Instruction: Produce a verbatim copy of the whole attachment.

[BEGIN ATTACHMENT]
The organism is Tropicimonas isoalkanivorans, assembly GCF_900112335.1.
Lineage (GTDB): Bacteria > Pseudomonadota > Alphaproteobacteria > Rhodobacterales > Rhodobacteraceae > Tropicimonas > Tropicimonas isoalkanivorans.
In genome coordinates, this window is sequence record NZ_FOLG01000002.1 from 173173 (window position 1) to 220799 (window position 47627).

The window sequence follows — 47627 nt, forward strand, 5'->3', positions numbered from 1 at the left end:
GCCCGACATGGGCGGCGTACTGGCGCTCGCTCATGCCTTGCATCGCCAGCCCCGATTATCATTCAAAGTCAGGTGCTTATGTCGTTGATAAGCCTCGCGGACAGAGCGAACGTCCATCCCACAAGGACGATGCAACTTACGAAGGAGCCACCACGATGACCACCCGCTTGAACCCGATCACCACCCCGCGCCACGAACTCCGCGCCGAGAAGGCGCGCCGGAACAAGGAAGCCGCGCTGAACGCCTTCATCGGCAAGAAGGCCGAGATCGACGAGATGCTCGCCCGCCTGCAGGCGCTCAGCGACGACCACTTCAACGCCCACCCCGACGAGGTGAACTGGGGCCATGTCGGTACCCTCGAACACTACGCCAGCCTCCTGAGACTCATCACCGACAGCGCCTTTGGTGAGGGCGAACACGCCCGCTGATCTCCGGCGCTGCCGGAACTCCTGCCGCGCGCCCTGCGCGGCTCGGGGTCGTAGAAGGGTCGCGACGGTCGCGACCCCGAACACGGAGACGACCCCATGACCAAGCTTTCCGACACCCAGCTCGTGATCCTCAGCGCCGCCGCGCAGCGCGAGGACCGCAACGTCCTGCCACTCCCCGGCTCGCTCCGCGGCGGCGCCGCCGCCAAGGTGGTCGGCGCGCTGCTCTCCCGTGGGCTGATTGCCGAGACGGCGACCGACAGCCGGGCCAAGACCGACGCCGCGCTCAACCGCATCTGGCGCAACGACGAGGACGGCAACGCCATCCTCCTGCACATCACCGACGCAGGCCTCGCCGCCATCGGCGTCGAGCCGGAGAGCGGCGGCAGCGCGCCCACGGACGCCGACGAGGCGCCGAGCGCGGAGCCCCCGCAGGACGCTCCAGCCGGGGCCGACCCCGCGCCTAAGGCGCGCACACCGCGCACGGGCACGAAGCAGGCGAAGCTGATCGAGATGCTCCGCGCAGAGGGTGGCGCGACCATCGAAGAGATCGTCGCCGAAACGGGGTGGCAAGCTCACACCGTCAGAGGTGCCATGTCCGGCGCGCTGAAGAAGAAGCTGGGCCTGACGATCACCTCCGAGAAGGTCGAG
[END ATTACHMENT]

The organism is Tropicimonas isoalkanivorans, assembly GCF_900112335.1.
Lineage (GTDB): Bacteria > Pseudomonadota > Alphaproteobacteria > Rhodobacterales > Rhodobacteraceae > Tropicimonas > Tropicimonas isoalkanivorans.
In genome coordinates, this window is sequence record NZ_FOLG01000002.1 from 173173 (window position 1) to 220799 (window position 47627).

The window sequence follows — 47627 nt, forward strand, 5'->3', positions numbered from 1 at the left end:
GCCCGACATGGGCGGCGTACTGGCGCTCGCTCATGCCTTGCATCGCCAGCCCCGATTATCATTCAAAGTCAGGTGCTTATGTCGTTGATAAGCCTCGCGGACAGAGCGAACGTCCATCCCACAAGGACGATGCAACTTACGAAGGAGCCACCACGATGACCACCCGCTTGAACCCGATCACCACCCCGCGCCACGAACTCCGCGCCGAGAAGGCGCGCCGGAACAAGGAAGCCGCGCTGAACGCCTTCATCGGCAAGAAGGCCGAGATCGACGAGATGCTCGCCCGCCTGCAGGCGCTCAGCGACGACCACTTCAACGCCCACCCCGACGAGGTGAACTGGGGCCATGTCGGTACCCTCGAACACTACGCCAGCCTCCTGAGACTCATCACCGACAGCGCCTTTGGTGAGGGCGAACACGCCCGCTGATCTCCGGCGCTGCCGGAACTCCTGCCGCGCGCCCTGCGCGGCTCGGGGTCGTAGAAGGGTCGCGACGGTCGCGACCCCGAACACGGAGACGACCCCATGACCAAGCTTTCCGACACCCAGCTCGTGATCCTCAGCGCCGCCGCGCAGCGCGAGGACCGCAACGTCCTGCCACTCCCCGGCTCGCTCCGCGGCGGCGCCGCCGCCAAGGTGGTCGGCGCGCTGCTCTCCCGTGGGCTGATTGCCGAGACGGCGACCGACAGCCGGGCCAAGACCGACGCCGCGCTCAACCGCATCTGGCGCAACGACGAGGACGGCAACGCCATCCTCCTGCACATCACCGACGCAGGCCTCGCCGCCATCGGCGTCGAGCCGGAGAGCGGCGGCAGCGCGCCCACGGACGCCGACGAGGCGCCGAGCGCGGAGCCCCCGCAGGACGCTCCAGCCGGGGCCGACCCCGCGCCTAAGGCGCGCACACCGCGCACGGGCACGAAGCAGGCGAAGCTGATCGAGATGCTCCGCGCAGAGGGTGGCGCGACCATCGAAGAGATCGTCGCCGAAACGGGGTGGCAAGCTCACACCGTCAGAGGTGCCATGTCCGGCGCGCTGAAGAAGAAGCTGGGCCTGACGATCACCTCCGAGAAGGTCGAG